Rowling plans series of crime novels like her Potter books

Rowling plans series of crime novels like her Potter books

British novelist JK Rowling's foray into crime fiction is expected to be a seven-part epic along the lines of her hugely popular Harry Potter series.

The Cuckoo's Calling, her first book written under the pen name Robert Galbraith, was published last April and had sold fewer than 1,000 copies before The Sunday Times unmasked Rowling to be its author.

It has gone on to sell more than 600,000 English language copies in hardback and another 1 million in eBook form.

The Silkworm, the second in the series, was written before the first was published and will be released in June.

A report in the Times quoted publishing sources as saying that Rowling has been working on the third since last year.

Rowling, 48, has mapped out a series of up to seven crime novels featuring her private investigator Cormoran Strike, the report said.

In The Silkworm, Strike, a war veteran who lost a leg in Afghanistan before becoming a private investigator, will probe the disappearance of a novelist called Owen Quine, who has been writing poisonous-pen portraits of people he knows.

Friends of Rowling say she has found her feet with the crime genre after the success of the Potter books, which sold more than 450 million copies, spawning eight films and even a theme park in Florida.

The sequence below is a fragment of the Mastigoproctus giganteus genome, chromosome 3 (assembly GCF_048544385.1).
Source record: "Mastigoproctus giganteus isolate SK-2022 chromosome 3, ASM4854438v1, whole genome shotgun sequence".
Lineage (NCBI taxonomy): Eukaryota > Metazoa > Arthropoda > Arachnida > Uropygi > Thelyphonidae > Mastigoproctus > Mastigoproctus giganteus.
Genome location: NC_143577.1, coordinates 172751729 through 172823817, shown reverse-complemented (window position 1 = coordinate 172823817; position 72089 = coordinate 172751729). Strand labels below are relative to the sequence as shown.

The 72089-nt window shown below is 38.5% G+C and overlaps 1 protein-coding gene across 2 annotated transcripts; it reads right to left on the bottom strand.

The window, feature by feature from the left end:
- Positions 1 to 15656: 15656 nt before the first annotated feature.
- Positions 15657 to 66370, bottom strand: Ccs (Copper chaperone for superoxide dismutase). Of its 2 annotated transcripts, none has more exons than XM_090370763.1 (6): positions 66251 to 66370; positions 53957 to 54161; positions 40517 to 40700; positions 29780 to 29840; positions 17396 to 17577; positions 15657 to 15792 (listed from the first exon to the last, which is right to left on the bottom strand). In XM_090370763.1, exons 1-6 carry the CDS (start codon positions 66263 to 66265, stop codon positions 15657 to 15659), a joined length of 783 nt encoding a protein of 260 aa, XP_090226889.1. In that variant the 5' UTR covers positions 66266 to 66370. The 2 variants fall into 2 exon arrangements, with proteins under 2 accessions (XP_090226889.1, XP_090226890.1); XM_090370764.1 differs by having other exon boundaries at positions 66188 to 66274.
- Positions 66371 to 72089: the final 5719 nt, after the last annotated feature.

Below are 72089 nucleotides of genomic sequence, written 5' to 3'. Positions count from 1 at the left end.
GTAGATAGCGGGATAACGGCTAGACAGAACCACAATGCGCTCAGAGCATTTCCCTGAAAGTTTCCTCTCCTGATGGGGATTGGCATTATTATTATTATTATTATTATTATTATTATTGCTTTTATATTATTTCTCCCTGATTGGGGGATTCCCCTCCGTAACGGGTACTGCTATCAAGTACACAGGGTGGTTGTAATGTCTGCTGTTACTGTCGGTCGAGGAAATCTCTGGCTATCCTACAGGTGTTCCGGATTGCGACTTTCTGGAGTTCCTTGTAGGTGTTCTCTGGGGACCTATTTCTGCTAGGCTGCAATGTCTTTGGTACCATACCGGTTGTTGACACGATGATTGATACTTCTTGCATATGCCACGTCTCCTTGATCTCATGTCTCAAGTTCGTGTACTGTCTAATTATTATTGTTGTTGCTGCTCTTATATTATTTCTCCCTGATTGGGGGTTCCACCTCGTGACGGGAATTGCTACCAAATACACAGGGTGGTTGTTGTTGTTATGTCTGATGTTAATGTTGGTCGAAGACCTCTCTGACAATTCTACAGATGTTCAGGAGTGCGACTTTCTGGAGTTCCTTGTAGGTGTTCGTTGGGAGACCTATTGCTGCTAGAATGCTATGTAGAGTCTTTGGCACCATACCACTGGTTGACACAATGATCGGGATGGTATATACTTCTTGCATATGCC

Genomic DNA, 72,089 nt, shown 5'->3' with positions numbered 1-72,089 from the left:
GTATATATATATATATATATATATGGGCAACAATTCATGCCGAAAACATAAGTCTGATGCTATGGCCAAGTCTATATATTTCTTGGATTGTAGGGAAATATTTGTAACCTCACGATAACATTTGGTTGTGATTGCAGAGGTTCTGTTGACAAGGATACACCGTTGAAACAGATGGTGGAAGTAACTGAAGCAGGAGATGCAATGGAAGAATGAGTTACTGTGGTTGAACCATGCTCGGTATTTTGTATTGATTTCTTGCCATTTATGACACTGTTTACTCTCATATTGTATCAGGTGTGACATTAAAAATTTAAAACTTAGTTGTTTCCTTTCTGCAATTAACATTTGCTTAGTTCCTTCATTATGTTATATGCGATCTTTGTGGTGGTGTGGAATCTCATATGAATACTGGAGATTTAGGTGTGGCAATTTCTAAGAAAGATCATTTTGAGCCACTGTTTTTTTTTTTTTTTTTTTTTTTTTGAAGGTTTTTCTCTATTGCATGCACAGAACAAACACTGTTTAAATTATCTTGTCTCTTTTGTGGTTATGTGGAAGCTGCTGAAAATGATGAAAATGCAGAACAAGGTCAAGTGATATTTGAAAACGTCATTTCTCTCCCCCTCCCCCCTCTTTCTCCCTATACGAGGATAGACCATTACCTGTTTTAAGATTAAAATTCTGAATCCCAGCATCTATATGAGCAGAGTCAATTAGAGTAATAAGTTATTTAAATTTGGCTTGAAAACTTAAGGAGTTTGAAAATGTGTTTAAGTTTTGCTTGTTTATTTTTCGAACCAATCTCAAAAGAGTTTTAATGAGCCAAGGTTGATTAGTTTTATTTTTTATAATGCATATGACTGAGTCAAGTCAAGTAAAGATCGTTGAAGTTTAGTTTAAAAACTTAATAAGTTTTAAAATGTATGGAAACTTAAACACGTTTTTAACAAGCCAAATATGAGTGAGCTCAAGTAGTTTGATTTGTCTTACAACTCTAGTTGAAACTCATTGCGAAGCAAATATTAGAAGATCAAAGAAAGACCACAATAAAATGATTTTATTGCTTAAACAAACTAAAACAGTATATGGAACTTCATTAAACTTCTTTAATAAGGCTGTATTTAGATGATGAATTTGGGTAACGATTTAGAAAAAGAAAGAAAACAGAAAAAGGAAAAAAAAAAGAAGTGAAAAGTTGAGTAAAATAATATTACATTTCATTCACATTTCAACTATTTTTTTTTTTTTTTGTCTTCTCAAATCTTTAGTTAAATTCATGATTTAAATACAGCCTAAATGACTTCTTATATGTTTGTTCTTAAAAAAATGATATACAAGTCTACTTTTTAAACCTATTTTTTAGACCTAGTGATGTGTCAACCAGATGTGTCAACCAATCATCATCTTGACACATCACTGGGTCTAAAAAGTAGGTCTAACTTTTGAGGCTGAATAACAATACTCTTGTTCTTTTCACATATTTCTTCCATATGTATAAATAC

According to the 2013 Sunday Times rich list, Rowling has a personal fortune of 560 million pounds.

While The Cuckoo's Calling, which vividly depicts a louche Mayfair demi-monde, was well received by critics, The Casual Vacancy, her first adult novel published in 2012, drew a mixed response.

Despite that, the book, which is set in a fictional West country village, is to be turned into a three-part BBC series later this year.

In 2006, Rowling said her decision to sketch out the entire Potter series had been "lambasted" by some.

She said: "I think they thought it was very arrogant of me to write the end of my seven-book series when I did not have a publisher and no one had heard of me." 

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